Despite its provocative title, this movement-theater piece from COSmino, the European troupe at the Chopin Theatre through the weekend, is strictly ho-hum, a jumbled recycling of images about the conflicting desires of love and attraction. In a scene that brings to mind Communist-era drudgery, a man (Kuba Pierzchalski) returns home to his plain brown apartment and is doted on by his resentful wife (Rachel Karafistan). He pulls a cigar from his bellybutton and lights up, unaware of his wife’s hostility—so unaware, in fact, that he fails to notice when she plunges a large knife between his shoulder blades. Then, without apparent reason, he disappears into the TV set in a visual gimmick worthy of Pink Floyd. Once he’s gone, the woman sheds her drab outfit for a bright yellow dress, posing and shimmying like a latter-day flapper. Liberation is not all it’s cracked up to be and soon enough Cupid (Pierzchalsk in a red shag loin cloth) shows up and attempts to rectify the situation. The wordless pantomime, set to varying degrees of jaunty music, is subtext run amok. What results is a portentous whimsy that collapses under its own weight. With her highly expressive face, Karafistan is a gangly beauty and while the production itself strains the limits of one’s interest, there is something compelling about her performance, with its rapid, silent-film quality—smile, blink, blink, smile, blink, blink. Perhaps she’s blinking to stay awake. (Nina Metz)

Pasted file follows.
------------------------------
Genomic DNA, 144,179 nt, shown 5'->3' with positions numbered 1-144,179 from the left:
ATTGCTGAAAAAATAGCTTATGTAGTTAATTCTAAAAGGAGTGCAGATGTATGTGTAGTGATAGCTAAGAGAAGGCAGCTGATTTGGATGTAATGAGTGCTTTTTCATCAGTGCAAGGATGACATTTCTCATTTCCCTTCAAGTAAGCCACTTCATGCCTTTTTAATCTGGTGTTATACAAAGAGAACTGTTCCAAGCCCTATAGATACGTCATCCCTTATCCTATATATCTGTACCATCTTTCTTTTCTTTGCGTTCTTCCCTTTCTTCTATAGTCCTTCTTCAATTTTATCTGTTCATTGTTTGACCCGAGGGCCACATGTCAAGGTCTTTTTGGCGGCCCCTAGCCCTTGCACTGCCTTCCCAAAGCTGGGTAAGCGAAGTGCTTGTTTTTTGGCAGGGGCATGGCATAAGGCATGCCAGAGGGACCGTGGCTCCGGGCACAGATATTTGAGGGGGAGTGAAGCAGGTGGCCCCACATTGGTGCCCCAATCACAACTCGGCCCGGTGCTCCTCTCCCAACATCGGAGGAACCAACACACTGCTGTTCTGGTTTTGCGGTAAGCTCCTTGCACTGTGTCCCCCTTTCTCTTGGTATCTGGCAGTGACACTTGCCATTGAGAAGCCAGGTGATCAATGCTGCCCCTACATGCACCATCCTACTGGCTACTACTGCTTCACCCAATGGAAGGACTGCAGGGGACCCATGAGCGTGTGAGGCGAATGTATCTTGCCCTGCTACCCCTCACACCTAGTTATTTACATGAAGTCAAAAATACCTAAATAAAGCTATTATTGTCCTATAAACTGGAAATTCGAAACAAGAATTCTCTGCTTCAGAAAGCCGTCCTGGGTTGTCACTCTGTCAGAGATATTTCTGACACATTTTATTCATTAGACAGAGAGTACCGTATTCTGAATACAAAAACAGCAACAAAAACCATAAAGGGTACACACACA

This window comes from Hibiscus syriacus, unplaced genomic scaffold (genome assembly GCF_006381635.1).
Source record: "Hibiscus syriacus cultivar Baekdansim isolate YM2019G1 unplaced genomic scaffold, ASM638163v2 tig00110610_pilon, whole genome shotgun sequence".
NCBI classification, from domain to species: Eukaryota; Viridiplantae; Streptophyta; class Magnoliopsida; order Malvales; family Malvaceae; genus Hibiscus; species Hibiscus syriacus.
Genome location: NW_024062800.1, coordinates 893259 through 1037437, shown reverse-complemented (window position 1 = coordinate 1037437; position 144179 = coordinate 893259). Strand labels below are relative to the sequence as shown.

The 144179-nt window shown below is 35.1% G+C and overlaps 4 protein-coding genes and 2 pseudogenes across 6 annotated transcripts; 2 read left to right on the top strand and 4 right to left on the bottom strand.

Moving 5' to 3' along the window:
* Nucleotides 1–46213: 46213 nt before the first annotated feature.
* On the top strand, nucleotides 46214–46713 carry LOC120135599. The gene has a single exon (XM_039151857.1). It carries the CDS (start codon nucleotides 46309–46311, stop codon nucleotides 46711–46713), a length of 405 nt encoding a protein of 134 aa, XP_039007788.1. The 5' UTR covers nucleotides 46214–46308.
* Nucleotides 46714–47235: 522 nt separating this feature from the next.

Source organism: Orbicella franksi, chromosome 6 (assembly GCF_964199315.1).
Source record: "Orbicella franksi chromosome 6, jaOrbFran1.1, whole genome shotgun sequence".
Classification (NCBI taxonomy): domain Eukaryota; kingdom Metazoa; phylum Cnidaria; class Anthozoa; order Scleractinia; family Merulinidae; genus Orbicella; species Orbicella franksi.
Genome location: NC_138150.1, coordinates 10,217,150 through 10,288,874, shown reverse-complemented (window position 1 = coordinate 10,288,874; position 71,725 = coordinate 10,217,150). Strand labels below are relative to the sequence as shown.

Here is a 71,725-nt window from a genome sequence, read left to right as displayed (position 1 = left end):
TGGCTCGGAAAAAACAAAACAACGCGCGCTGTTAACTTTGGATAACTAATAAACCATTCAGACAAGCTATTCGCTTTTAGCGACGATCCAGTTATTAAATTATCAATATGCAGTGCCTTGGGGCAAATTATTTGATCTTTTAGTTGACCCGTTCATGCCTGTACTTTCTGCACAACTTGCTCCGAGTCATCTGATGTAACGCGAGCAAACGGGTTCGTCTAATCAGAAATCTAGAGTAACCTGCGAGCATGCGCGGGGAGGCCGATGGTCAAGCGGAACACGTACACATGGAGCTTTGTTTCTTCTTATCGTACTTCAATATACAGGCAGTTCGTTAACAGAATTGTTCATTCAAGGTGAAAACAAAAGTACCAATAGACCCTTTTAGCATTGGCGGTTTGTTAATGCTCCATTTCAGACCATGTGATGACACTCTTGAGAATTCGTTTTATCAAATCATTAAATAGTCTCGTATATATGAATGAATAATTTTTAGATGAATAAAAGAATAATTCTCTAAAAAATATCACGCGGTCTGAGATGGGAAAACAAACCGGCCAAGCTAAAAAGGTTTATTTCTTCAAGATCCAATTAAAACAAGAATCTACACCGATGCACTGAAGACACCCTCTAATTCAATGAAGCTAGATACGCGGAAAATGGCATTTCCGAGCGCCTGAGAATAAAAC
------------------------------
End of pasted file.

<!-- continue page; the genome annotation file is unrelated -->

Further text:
This production is now closed.